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Sat 6 Mar 2010 04:00 AM

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Recycled roads

Dr Olisanwendu Ogwuda discusses how infrastructure in the gulf region can be a valuable ‘virtual quarry' resource as structures near the end of their life span.

Recycled roads
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Roads are the main form of land transport in many countries and often carry more than 80% of passengers-km and over 50% of freight tonne-km in a country. Roads are important to the national economy and provide vital links to vast regional, urban, local and rural areas.Developed countries need to maintain their road networks for continued economic growth while developing countries are building their road networks to reach standards similar to developed countries. The developed economies pay more attention to the creation of a sustainable network either by new developments or by upgrading their existing network.

And, the emphasis in these markets is on new developments, by learning from the experience of developed economies, and making improvements to their networks. Developing countries will also need to give consideration to future maintenance needs. The nature of the market in any country in terms of the provision and maintenance of the road network is based mainly on price

Parts of the world have inadequate supplies of virgin aggregate and at the same time valuable construction rubble is being sent to land-fills or used as low-grade/low-value materials such as granular fills or sub-base material in roads. In other instances they are used as partial replacement materials within new high-energy products. A current barrier to a more effective and efficient use of construction rubble is concern over consistency of quality and predictability of performance. The concerns arise from current approaches in processing of construction rubble.

Processing is usually undertaken at waste transfer sites and the economics of the market are such that low-grade materials only are produced with minimum processing and little need for predictability of performance. Although specifications for use of recycled materials exist, the barrier of consistency and predictability of performance is significant.

However, specifiers need the confidence in high performance recycled materials. Herein lies the specifics of the barrier, which requires science and technology to underpin system development and performance prediction that is confirmed by actual performance in service, complemented by protocols to ensure consistency of material production and placement.

It should be noted that recycling is not an absolute solution to dwindling natural resources, but it can extend the life of non-renewable resources. The demand for materials for uses also needs to be put in context.

Even if all potential recyclable materials were recycled, the quantities are such that they would only meet a comparatively small proportion of the demand for construction materials. Non-renewable natural resources will therefore continue to have to meet the bulk of the demand for the foreseeable future. However, the decision-making process should be based on an overall appraisal of potential suitable materials, including recyclable materials.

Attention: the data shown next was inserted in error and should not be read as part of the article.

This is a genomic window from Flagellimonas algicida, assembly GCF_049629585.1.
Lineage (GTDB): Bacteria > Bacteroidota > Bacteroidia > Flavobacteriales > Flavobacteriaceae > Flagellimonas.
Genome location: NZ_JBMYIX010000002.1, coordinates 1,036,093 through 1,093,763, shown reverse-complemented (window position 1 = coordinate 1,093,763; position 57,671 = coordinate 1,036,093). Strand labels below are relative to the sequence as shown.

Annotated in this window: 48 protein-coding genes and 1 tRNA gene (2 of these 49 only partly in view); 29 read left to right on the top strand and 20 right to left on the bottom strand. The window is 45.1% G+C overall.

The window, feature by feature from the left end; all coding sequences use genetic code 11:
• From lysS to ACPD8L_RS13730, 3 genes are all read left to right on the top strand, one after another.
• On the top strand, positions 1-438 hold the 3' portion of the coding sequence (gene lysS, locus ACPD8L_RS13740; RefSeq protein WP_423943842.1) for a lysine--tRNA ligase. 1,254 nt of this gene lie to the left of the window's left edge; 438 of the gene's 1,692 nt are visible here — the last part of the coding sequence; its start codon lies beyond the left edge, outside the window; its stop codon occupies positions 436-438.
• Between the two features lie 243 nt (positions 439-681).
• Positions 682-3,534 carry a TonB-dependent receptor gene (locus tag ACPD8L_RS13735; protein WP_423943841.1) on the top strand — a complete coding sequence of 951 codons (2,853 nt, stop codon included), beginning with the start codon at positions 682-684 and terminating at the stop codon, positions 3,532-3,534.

The Gulf is well placed to embark on this journey of providing a more sustainable and ‘green' road infrastructure, where consistency and predictability of performance of the materials arising from virtual quarries can be evaluated. This journey should begin now to avoid the pitfalls of experiences in other parts of the world. Now is the time to take stock of existing and future building and civil engineering infrastructure.

We can evaluate the performance potential of these virtual quarries, which exist all around the Gulf, and how these may meet the future demand for road construction materials, at the same time ticking the ‘green' box of sustainability. This is an opportunity to lead with a form of construction that will cascade to what can be described as ‘fourth world countries' - developed countries of the future.

Ogwuda has been a senior teaching fellow and civil engineering course co-ordinator at Heriot-Watt University, Dubai Campus, since September 2009. He has over 15 years applied research and development experience, mainly from the UK, linking research and practice in environmental highway engineering. He has developed partnership opportunities that have provided commercially-focussed innovation, research and technology development in low energy and sustainable construction for roadways and footways. He is a member of the Institution of Highways and Transportation and the Institute of Asphalt Technology.

The opinions expressed in this column are of the author and not of the publisher.

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